Edward Cooper (VC)
4 May 1896|
|Died||19 August 1985
|Buried at||Teesside Crematorium, Middlesbrough|
|Years of service||1914–1919|
|Unit||King's Royal Rifle Corps|
|Battles/wars||World War I|
|Awards|| Victoria Cross
Médaille militaire (France)
Major Edward Cooper VC (4 May 1896 – 19 August 1985) was an English recipient of the Victoria Cross (VC), the highest and most prestigious award for gallantry in the face of the enemy that can be awarded to British and Commonwealth forces.
Cooper was 21 years old, and a Sergeant in the 12th Battalion, The King's Royal Rifle Corps, British Army during the First World War when the following deed took place on 16 August 1917 at Langemarck, during the Battle of Passchendaele for which he was awarded the VC.
The citation was published in the London Gazette on 14 September 1917, and reads:
"No. R.2794 Sjt. Edward Cooper, K.R.R.C. (Stockton).
For most conspicuous bravery and initiative in attack. Enemy machine guns from a concrete blockhouse, 250 yards away, were holding up the advance of the battalion on his left, and were also causing heavy casualties to his own battalion. Sjt. Cooper, with four men, immediately rushed towards the blockhouse, though heavily fired on. About 100 yards distant he ordered his men to lie down and fire at the blockhouse. Finding this did not silence the machine guns, he immediately rushed forward straight at them and fired his revolver into an opening in the blockhouse. The machine guns ceased firing and the garrison surrendered. Seven machine guns and forty-five prisoners were captured in this blockhouse. By this magnificent act of courage he undoubtedly saved what might have been a serious check to the whole advance, at the same time saving a great number of lives."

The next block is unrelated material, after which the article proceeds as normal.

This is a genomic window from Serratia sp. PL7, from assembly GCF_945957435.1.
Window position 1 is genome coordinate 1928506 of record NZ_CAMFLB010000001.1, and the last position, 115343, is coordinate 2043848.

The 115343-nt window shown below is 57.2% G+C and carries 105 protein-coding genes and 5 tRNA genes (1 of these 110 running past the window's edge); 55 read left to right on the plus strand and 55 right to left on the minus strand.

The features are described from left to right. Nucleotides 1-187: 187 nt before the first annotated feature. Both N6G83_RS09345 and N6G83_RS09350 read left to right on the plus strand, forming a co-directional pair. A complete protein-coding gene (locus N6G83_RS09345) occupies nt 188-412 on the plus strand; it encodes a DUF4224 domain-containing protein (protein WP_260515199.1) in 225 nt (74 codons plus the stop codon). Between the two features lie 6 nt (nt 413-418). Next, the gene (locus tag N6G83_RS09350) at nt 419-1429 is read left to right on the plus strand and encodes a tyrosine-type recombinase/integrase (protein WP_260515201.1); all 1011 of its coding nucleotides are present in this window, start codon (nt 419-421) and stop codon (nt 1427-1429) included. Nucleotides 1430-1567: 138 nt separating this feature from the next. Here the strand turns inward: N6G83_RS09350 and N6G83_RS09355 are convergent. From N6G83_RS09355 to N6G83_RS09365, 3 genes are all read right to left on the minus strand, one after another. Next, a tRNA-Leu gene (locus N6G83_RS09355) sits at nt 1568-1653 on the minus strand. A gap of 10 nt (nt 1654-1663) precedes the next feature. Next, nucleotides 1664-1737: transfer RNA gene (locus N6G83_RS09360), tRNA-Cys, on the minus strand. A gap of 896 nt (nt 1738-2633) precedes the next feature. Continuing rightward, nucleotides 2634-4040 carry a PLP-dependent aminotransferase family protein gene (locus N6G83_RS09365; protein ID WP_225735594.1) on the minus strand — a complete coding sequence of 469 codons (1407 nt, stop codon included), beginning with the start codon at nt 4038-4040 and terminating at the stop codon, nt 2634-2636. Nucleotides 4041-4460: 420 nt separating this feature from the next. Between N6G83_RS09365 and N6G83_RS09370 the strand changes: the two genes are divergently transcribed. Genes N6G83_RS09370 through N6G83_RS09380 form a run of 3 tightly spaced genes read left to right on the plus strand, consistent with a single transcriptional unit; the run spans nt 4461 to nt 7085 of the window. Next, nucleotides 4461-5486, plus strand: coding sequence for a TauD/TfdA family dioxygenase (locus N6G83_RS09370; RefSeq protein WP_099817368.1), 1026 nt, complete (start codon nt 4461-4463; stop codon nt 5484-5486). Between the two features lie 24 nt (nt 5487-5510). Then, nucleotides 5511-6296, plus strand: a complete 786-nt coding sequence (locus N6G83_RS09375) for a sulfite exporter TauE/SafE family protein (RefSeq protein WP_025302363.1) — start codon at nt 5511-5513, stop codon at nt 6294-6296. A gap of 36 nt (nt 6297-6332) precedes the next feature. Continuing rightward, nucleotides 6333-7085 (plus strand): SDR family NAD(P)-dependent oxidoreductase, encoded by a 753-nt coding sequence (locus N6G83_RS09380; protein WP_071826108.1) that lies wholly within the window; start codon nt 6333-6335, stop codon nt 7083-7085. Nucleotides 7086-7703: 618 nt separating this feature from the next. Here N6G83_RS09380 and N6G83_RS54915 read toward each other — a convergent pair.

He later achieved the rank of Major. His medal is on display at Preston Park Museum & Grounds in Stockton. Major Cooper was cremated at Teesside Crematorium.
- Monuments to Courage (David Harvey, 1999)
- The Register of the Victoria Cross (This England, 1997)
- VCs of the First World War - Passchendaele 1917 (Stephen Snelling, 1998)